The Food Ritual

Finish that South Indian meal perfectly.

Indian food is rich in flavour. And traditionally, we eat food with our hands. Or rather just our right hand. There’s a tiny ritual we follow at home when we finish our meal. I watched Cast Away again recently and that convinced me that this ritual is just so right!

Meals at home generally involve three “courses” or “rices” or whatever you want to call it. The structure of the meal is ingenious. You begin with a dollop of ghee on your palm, which is considered a brain-tonic in local folklore, but basically just tastes oh-so-good-and-sinful. You add a few drops of ghee with hot rice. You then add Sambar or Kuzhambu (the more tangy version), a spicy orange gravy with vegetables and some dal mixed in (it feels so weird to describe Indian food this way). You mix thoroughly with the rice. A vegetable curry (say okra or potatoes) is served alongside and you eat the two together. When you’re feeling particularly unhealthy, you also have it with some vadaam (fryums). Once you finish the Sambar rice, you then have some rasam rice. Rasam is a more liquid and less fiery version of Sambar. You mix it with the rice and have it with the curry. Rasam rice tastes even better with fried potato curry (or madam/aplaam) and takes a bit of a back seat so that you can really enjoy the rich flavours and taste of the vegetable curry.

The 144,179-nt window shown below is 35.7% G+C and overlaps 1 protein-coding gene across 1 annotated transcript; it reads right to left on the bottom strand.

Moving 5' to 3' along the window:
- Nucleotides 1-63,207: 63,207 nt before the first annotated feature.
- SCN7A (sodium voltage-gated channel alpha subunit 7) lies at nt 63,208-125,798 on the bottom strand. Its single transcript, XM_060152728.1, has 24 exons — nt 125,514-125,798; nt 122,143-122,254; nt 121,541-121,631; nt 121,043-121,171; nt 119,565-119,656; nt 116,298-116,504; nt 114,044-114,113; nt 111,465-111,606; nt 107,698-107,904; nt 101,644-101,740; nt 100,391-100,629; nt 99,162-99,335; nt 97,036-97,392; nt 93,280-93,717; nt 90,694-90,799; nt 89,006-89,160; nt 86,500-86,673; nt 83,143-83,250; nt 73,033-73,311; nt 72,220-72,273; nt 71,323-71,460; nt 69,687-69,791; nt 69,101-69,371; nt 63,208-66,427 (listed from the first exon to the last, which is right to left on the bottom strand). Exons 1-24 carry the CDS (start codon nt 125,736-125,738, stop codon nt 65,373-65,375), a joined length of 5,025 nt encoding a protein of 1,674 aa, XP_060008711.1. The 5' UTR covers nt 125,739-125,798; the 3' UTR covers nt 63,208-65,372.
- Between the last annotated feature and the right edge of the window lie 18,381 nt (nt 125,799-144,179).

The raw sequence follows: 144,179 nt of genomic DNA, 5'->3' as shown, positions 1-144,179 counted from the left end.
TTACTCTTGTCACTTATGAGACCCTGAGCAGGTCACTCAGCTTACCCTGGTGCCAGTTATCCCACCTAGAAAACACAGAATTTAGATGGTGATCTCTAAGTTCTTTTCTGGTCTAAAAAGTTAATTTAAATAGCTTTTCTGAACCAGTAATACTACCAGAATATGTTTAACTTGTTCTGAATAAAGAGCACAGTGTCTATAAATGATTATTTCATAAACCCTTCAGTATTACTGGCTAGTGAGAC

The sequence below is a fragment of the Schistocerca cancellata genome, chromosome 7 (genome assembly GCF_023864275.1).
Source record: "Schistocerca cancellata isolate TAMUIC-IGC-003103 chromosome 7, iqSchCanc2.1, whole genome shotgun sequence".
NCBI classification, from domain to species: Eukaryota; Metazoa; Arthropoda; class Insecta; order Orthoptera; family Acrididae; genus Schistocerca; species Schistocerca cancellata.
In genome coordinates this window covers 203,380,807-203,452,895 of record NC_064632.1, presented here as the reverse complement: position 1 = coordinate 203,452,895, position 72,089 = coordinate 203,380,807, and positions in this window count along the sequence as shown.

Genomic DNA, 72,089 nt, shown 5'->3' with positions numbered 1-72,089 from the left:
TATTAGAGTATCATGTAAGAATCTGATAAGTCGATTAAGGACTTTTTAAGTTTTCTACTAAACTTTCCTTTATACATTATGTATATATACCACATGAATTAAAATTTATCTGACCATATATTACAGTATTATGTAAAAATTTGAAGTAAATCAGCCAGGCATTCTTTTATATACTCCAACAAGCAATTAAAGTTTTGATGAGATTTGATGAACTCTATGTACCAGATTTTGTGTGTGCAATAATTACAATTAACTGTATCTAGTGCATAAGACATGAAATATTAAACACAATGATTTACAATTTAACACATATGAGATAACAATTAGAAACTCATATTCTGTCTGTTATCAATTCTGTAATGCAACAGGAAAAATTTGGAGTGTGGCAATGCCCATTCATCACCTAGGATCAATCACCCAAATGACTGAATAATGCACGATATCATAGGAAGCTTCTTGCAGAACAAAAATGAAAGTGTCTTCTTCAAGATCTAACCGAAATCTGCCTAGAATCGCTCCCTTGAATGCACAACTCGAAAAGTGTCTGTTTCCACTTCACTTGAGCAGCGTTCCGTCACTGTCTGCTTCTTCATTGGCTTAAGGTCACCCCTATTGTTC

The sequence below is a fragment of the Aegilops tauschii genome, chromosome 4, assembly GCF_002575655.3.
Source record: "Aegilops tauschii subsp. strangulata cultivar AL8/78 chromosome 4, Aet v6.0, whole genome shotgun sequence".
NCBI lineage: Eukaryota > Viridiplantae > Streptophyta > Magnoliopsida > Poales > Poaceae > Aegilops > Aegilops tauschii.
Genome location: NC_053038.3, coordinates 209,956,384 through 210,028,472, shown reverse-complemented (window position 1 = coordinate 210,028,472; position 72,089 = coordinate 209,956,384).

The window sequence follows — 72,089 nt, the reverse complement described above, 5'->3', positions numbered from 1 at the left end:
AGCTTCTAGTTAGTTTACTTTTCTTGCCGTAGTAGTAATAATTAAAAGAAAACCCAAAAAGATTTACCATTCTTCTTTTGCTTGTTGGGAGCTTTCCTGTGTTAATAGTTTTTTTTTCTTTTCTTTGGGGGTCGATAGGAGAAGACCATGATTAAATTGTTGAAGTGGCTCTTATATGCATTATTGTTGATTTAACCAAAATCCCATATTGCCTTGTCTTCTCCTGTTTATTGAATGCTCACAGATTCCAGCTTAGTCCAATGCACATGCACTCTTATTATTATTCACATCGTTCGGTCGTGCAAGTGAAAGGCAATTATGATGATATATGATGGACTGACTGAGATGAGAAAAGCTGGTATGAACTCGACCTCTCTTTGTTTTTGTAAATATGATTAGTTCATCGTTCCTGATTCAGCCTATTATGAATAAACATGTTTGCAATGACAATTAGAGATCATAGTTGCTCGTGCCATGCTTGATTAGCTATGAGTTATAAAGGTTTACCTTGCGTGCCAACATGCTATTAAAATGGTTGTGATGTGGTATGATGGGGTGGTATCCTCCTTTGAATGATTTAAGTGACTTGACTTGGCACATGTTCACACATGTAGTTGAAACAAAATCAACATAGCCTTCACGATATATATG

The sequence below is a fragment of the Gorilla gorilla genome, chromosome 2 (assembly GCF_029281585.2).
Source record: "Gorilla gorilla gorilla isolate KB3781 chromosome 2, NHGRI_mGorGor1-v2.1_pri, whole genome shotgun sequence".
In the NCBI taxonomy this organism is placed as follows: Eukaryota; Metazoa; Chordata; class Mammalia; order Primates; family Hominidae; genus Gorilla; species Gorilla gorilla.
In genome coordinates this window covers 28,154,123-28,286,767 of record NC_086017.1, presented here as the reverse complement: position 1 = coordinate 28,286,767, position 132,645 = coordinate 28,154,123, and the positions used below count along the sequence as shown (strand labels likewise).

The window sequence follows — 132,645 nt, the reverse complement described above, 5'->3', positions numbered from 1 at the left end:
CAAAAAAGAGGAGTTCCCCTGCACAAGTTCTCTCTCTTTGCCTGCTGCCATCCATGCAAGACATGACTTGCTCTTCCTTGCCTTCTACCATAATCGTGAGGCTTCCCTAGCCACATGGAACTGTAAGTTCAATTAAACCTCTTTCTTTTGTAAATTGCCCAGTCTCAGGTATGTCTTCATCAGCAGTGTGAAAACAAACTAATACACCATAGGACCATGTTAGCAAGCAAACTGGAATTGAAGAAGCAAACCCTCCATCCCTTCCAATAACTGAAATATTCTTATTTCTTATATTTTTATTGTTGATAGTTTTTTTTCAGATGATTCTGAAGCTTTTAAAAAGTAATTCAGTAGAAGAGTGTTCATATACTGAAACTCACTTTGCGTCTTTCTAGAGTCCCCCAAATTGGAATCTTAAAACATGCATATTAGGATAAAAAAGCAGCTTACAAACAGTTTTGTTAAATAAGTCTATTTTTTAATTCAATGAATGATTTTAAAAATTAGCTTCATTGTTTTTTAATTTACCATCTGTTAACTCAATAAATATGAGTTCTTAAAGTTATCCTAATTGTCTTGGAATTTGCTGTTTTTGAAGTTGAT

Once you’re done with that, you finish up with some good old curd rice. The curd rice takes the edge off, cooling your tongue and quenching your thirst. It also seems to sort of get into your stomach and cool down stuff there too - I don’t know the science behind it, but I guess it basically brings down acidity? Anyway, it just feels right. You have curd rice with some pickle / curry. And you look at your plate. Enter family ritual.

You’ve just finished one hell of a meal. There are little streaks of curd on your plate that are impossible to scrape off. There are a few grains of rice, some spicy oil drops from the curry and a little bit of Sambar lingering in the corners. Now here’s what we do. We take some drinking water and wash our hands over the plate. We then proceed to mix everything on the plate into the water. You now have some amazing spicy buttermilk, a mild version of your entire meal on your plate. You pick up your plate and drink the buttermilk.

You’re left with a shining steel plate. You haven’t even wasted a grain of rice. Your hands are washed and clean. The plate is super easy to wash and isn’t going to have dried food crusting over. You just feel so content!

I know many people find the concept of eating with their hands quite icky! Wonder what they think about this?